G4 Doctoral dissertation (monograph)

The heterogeneous nature of microplastics and the subsequent impacts on reported microplastic concentrations


Open Access publication


Publication Details

Authors: Viitala Mirka

Publishing place: Lappeenranta-Lahti University of Technology LUT

Publication year: 2021

Language: English

Related journal or series: Acta Universitatis Lappeenrantaensis

ISBN: 978-952-335-753-2

ISSN: 1456-4491

JUFO level of this publication:

Permanent website address: http://urn.fi/URN:ISBN:978-952-335-754-9

Open Access: Open Access publication


Abstract

During past decades, the awareness of plastic pollution has increased drastically, and small plastic particles, namely microplastics (MPs), have been found in the environment all over the world. However, microplastic research suffers from the variety of practices used in sampling, pre-treatment, and identification, each having their own limitations, which challenge the comparison and interpretation of reported results. In practice, these challenges limit the utilization of the explosively accelerating flood of monitoring data in assessing the impacts of various MPs in the environment.

This study aims to highlight the challenges related to the assessment of MPs from the environmental samples. This is done by evaluating the special features of different sampling, pre-treatment and identification methods that are commonly used in the MP research field. The main outcome is to underline the features and limitations behind the reported concentrations which should always be considered when reported MP concentrations are interpreted. In addition, this study focuses especially on the assessment of MPs from wastewater treatment plants (WWTPs) and in the aquatic environments receiving treated wastewater. To evaluate these issues, a case study was conducted at a local WWTP and its recipient lake area. The observations from the case study are discussed with the literature in this study.

Most of the variation in the reported MP concentrations is caused by the heterogeneity of the MPs in terms of their size, chemical composition, shape, and colour. The lower size limit of the reported MP concentrations is the most significant factor explaining the variation, and it is affected by all the selected methods from the sampling to the final identification of the MPs. The number of detected MPs is generally higher when smaller MPs are included in the examination, which highlights the importance of including the smallest MPs in future studies. This requires improvements in the purification and identification methods to allow the separation and detection of the smallest MPs. In addition, the variation in the size limits cause a gap between the reported environmental MP concentrations and the studied ecotoxicological effects of MPs. This, in turn, limits the assessment of the impacts caused by MPs detected in the environment.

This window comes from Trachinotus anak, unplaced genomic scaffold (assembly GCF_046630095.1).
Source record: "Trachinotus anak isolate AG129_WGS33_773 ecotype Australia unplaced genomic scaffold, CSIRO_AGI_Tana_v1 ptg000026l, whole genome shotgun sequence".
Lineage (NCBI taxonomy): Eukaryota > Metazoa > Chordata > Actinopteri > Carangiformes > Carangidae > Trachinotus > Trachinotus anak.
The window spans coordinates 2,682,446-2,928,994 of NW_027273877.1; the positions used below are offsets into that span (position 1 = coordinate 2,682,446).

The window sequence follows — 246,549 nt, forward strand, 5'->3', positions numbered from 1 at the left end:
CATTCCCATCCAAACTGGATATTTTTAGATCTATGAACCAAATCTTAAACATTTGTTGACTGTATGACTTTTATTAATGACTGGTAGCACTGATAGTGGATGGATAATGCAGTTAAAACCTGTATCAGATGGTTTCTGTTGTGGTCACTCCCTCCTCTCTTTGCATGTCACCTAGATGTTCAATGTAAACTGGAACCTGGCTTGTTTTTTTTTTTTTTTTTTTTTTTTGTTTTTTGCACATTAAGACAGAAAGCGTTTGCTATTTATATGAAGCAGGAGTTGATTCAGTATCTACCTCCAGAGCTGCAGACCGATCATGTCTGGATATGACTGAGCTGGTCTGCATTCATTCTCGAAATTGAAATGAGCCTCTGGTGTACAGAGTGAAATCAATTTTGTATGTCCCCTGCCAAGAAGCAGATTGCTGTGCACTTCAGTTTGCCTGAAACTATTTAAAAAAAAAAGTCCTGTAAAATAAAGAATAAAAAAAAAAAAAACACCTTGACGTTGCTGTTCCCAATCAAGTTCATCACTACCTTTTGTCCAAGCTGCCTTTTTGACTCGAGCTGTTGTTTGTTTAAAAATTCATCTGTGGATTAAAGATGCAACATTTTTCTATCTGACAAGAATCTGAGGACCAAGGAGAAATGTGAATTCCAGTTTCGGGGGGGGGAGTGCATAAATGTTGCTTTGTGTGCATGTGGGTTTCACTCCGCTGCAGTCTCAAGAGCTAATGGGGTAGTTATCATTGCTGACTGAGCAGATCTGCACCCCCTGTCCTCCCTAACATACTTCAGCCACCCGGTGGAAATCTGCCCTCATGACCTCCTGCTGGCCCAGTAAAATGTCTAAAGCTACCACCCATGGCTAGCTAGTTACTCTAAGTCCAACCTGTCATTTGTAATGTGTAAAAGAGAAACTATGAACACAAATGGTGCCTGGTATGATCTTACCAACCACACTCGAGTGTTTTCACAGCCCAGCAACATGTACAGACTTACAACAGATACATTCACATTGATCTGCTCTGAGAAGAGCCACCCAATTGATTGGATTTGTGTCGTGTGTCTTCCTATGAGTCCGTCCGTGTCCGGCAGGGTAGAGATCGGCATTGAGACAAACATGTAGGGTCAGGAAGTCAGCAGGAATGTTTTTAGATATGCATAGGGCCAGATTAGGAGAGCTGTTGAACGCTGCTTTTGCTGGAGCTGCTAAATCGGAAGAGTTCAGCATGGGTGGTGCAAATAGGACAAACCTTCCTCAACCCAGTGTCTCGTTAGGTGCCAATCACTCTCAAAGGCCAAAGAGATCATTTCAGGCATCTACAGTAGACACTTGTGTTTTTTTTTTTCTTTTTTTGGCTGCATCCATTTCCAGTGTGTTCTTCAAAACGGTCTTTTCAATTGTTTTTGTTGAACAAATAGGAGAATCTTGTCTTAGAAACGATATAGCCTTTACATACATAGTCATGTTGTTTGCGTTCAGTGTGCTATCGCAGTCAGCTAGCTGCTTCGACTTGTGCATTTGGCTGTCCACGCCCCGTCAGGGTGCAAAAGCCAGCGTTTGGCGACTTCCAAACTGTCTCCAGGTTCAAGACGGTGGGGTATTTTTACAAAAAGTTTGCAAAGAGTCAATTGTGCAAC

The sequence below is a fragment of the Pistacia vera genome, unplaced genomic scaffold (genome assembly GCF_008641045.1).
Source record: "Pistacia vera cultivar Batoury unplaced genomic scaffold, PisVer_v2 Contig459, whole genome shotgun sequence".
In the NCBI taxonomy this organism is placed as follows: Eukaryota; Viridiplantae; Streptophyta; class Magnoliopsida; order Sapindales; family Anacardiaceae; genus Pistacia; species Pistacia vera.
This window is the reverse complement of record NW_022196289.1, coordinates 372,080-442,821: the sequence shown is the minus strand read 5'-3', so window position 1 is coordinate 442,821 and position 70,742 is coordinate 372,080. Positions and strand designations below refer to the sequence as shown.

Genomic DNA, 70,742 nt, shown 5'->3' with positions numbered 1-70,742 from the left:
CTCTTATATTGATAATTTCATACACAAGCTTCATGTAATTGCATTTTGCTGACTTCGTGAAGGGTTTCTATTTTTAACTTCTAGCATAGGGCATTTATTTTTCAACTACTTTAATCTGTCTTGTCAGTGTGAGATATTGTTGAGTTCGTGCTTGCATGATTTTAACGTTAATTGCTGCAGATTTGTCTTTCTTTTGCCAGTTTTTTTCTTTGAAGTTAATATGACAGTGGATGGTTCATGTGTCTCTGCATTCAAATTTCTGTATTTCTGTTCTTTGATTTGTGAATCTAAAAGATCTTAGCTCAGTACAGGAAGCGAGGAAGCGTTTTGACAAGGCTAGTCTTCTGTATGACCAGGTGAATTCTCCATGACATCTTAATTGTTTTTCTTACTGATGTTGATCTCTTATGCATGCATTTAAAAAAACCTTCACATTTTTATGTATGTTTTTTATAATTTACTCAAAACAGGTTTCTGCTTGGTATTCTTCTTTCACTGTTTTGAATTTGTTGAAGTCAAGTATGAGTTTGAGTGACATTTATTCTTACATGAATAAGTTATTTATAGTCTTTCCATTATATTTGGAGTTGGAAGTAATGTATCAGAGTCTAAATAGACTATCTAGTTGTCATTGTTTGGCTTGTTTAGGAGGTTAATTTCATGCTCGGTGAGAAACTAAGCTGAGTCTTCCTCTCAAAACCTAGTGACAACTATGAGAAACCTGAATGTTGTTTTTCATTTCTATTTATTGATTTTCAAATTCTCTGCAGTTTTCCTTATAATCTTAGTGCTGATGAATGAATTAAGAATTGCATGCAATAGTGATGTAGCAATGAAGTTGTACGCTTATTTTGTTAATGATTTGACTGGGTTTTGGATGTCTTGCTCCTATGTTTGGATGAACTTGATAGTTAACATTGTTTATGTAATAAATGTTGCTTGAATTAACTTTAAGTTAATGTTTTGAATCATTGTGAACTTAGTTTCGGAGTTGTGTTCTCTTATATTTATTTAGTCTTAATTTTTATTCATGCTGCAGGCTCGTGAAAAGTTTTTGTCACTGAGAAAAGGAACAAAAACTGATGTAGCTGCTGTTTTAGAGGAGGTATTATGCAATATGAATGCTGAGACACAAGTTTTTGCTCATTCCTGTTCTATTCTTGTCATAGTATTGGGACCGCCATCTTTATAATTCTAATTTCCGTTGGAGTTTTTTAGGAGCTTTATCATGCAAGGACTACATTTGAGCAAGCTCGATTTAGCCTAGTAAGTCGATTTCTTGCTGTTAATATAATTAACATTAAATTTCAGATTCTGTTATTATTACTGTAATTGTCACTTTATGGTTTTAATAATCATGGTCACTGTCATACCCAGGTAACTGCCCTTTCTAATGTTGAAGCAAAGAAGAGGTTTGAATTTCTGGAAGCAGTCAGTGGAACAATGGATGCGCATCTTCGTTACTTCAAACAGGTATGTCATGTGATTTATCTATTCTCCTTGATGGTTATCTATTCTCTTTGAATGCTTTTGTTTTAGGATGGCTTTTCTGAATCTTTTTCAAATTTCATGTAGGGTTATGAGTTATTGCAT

Due to the variety and special needs of different sample types and the aims of MP studies, standardization of the methods themselves will probably not be the solution to improving the comparability of the MP studies. Therefore, this study suggests that standardized model MPs together with consistent recovery testing methods with selected sampling, pre-treatment, and identification methods would allow an assessment of the representativeness of the resulting MP concentrations. The standardized MPs should represent the heterogeneity of MPs in terms of shapes, polymer types, sizes, and colours. In this way, the reported results could also be compared more reliably. In addition, the limitations caused by the selected methods should be discussed openly along with the reported MP results to allow more reliable interpretations of MP pollution.

The conducted case study provides regionally novel knowledge about MP pollution in the studied WWTP and its recipient lake. The conventional WWTP removed MPs larger than 250 μm from wastewater effectively (98.3%) and directed them to other waste streams. Nevertheless, the impact of the discharged MPs from the WWTP (1 MP/L, >250 μm) or other urban activities was obvious in the bottom sediment of the recipient area compared to other parts of the lake. In addition, the detected MP pollution in the sediment showed a slight increase during the past 30 years.

The findings of this case study emphasise the effect of increasing plastic production on the plastic pollution entering the environment. The high proportion of PET fibres throughout the studied samples especially highlights the role of synthetic textiles as sources of MP pollution entering the environment via wastewater. These results highlight the importance of including microplastic fibres, and especially PET fibres, not only in the monitoring studies, but also in the validation of selected methodologies as well as in the ecotoxicity testing in the future.

As a conclusion of this study, due to the limitations related with the current methodologies, the reported MP concentrations should never be considered as accurate values. The details behind the reported concentrations should be discussed openly and considered during the interpretation both in the scientific and public debate.


Last updated on 2021-09-12 at 16:21